The Goal

The Goal

Saturday, 22 August 2015

So you want to shoot for GB...

For many shooters, getting selected for a Great Britain touring team is one of their major goals and it can be a source of blistering heartache when that first team selection is elusive. I certainly spent years thinking about how to earn the blazer with the "Bill & Ben" badge and had a number of disappointments on the way, which occasionally even felt grossly unfair when other people who had not achieved as much as I felt I had were picked ahead of me. I think this is normal and is probably just the disappointment talking. As in dating, rejection comes as a part and parcel of the game; however unlike in dating not getting picked for a team is very, very rarely personal even though it can feel like it at the time.

I hope that it doesn't come across presumptuous or even arrogant, but I've had a think and come up with some pointers for budding tourists which I hope will take a little of the agony out of the process.

You've got to be in it to win it - Team Captains cannot pick you if you're not a member of the National Rifle Association or if you don't apply for their team. Join the NRA and read the journals, which announce the captains. They usually write a letter inviting applications. It's like applying for a job: write yourself a little shooting CV and a polite covering letter. Sometimes, they will circulate a standard form. If they do, fill it in and include it with the covering letter.

Introduce yourself - Selection is an easier process for everybody if you introduce yourself to the team captain before she or he makes the selection. Ask around to find out which club they are a member of and go and say hello. Have a chat with them. Be honest about why you're introducing yourself. Tell the captain about your achievements if they ask; it's OK to be proud of things you've had to work hard for, but don't be boastful. You also don't necessarily need to wait until you have actually sent off your application.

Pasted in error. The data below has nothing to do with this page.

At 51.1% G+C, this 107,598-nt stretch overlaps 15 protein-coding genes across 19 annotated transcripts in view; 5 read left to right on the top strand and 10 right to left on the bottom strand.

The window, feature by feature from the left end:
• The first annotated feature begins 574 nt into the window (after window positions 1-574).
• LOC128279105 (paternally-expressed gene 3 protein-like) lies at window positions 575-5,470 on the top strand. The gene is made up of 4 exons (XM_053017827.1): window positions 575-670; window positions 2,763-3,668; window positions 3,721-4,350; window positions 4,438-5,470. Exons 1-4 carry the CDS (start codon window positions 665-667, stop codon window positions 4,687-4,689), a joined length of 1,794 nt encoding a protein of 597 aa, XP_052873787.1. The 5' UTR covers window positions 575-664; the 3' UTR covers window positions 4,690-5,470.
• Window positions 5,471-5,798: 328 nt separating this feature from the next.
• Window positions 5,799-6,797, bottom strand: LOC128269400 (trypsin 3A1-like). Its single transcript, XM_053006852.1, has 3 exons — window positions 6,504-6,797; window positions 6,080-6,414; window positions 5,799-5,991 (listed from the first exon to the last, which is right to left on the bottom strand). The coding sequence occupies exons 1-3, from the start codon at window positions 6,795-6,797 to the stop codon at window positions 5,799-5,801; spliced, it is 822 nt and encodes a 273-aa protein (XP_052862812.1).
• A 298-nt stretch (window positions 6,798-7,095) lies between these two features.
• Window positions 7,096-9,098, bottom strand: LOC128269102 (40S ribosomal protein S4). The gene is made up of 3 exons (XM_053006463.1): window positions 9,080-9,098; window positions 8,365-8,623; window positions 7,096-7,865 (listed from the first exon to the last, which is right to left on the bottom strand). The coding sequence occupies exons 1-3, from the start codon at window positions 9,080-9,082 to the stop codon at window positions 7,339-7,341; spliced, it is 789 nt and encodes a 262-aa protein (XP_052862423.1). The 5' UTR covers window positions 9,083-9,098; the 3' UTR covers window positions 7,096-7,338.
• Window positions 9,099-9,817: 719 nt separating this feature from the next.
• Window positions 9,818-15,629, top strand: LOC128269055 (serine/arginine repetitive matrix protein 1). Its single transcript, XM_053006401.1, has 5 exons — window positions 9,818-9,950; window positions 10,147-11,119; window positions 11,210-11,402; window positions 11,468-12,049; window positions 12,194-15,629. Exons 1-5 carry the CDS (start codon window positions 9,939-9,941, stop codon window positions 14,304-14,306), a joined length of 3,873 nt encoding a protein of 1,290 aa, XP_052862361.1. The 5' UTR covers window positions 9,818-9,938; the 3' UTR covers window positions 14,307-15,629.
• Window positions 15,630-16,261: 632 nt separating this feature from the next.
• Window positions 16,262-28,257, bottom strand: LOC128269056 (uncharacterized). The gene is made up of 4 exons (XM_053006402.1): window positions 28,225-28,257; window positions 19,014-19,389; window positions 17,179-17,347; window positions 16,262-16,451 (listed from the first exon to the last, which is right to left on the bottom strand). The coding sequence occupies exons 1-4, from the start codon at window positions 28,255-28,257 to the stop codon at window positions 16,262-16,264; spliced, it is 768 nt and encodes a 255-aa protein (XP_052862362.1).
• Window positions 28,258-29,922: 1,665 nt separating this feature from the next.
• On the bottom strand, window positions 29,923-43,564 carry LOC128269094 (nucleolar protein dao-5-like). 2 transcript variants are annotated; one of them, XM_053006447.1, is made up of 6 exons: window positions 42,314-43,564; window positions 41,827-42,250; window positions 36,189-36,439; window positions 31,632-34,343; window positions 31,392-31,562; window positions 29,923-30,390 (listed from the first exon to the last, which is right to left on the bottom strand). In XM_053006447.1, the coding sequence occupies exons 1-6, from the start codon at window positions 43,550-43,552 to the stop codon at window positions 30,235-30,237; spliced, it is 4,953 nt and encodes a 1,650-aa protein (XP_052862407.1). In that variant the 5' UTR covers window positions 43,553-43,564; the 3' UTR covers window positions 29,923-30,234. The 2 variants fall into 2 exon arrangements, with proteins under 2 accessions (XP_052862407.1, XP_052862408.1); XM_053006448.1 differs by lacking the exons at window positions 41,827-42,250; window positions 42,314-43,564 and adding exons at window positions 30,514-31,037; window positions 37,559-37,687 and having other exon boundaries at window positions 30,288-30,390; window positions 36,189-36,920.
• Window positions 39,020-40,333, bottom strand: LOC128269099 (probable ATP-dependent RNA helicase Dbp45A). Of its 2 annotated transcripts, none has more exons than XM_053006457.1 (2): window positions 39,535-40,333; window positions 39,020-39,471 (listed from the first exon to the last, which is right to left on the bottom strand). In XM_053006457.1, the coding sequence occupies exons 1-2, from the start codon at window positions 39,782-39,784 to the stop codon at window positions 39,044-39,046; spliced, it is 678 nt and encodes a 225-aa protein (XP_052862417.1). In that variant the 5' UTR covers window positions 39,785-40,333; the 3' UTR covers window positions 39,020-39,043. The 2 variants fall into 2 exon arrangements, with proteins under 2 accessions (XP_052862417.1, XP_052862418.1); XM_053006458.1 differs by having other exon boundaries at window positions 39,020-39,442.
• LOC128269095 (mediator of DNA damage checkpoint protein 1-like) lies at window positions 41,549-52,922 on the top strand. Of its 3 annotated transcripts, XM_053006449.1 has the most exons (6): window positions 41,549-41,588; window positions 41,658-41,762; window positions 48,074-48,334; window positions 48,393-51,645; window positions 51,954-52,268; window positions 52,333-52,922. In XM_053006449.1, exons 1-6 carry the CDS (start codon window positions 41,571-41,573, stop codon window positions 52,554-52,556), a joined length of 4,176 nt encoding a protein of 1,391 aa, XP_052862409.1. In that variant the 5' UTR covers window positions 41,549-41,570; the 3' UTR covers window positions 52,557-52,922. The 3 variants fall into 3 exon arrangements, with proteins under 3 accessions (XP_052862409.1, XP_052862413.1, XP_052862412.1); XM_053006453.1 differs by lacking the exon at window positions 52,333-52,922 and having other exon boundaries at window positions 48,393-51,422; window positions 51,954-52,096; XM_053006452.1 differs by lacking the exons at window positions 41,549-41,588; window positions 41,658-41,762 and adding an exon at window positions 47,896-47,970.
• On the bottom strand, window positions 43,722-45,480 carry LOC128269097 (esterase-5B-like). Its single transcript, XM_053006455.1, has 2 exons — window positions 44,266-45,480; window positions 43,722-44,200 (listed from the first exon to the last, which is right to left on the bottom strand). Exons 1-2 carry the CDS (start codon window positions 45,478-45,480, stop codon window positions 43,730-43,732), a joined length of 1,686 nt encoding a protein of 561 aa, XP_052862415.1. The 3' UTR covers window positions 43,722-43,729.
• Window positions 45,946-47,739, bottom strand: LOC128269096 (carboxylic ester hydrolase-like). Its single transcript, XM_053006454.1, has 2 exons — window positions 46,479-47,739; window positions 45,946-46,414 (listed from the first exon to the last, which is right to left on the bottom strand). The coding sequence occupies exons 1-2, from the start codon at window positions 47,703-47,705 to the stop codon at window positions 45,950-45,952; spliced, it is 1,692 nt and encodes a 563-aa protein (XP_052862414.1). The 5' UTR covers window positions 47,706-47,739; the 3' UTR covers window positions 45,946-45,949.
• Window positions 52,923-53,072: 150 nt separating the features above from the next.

Shoot for your county and club - Team captains want to see evidence of the ability to shoot in team matches, as well as individual scores and groups, so see if you can get picked for your county. Some of the higher-ranked counties may be tough to get into, but they also tend to be the bigger counties, some of whom will also enter "B" teams for matches. Club shooting is often a bit easier to get into, as there are more matches and the more senior shooters will often have more shoots than they are able to do. Very often the club captain will know the captain of the team you're interested in.

Go on a club, NRA Channel Islands or GB U25 Tour - Just as captains like to see some match experience, prior touring experience is also a major plus. I was lucky enough to tour with the Athelings in 1994, and SC's 1997 NRA U25 tour to Jersey but it was RB's most excellent 2004 Channel Islands tour, which I think gave me a leg up towards my first GB tour to Canada in 2006. Quite apart from the strength of the opposition, Jersey has two beautiful ranges, great food and can be a relatively inexpensive place to shoot.

Focus on your shooting - Your individual competition and team match scores are public property and captains will look at them above pretty much anything else when they come to selecting their team. The vast majority of us who aren't enormously naturally talented have to work at this shooting malarkey. 'nuff said.

Do not despair, it isn't personal, stick at it - You are almost certainly going to get rejected for GB teams before you get picked for one, and this is likely to continue as your continue your career in shooting and try to get picked for the higher status tours*. When you don't get picked, you've got to shrug it off and try again. What other option do you have?

To round off my post, getting picked is only the start of your adventure. When you are selected for a Great Britain Rifle Team tour, you have been handed a huge opportunity. A tour is an opportunity to learn from more experienced shooters, to represent your country in a sport at which we have won six of the last seven World Championships, and to have a wonderful time. Train effectively, shoot well, work hard to make a positive contribution to the team and have a fantastic time. Make us proud!

Shoot for GB and you'll get to learn what this picture means. Idea ruthlessly stolen from World Champion, top bloke and all-round shooting legend ERTJ.

* Not all GB teams and tours are created equal. My opinion on the order of difficulty based on frequency and strength of opposition (listed from hard to coffin nails) is West Indies, Canada, New Zealand/Australia/South Africa/USA (all roughly equivalent), any tour which includes and Australia match, Palma tour. Then we come to the Kolapore Cup and an Australia Match held at Bisley, which score about 15 on the Mohs scale.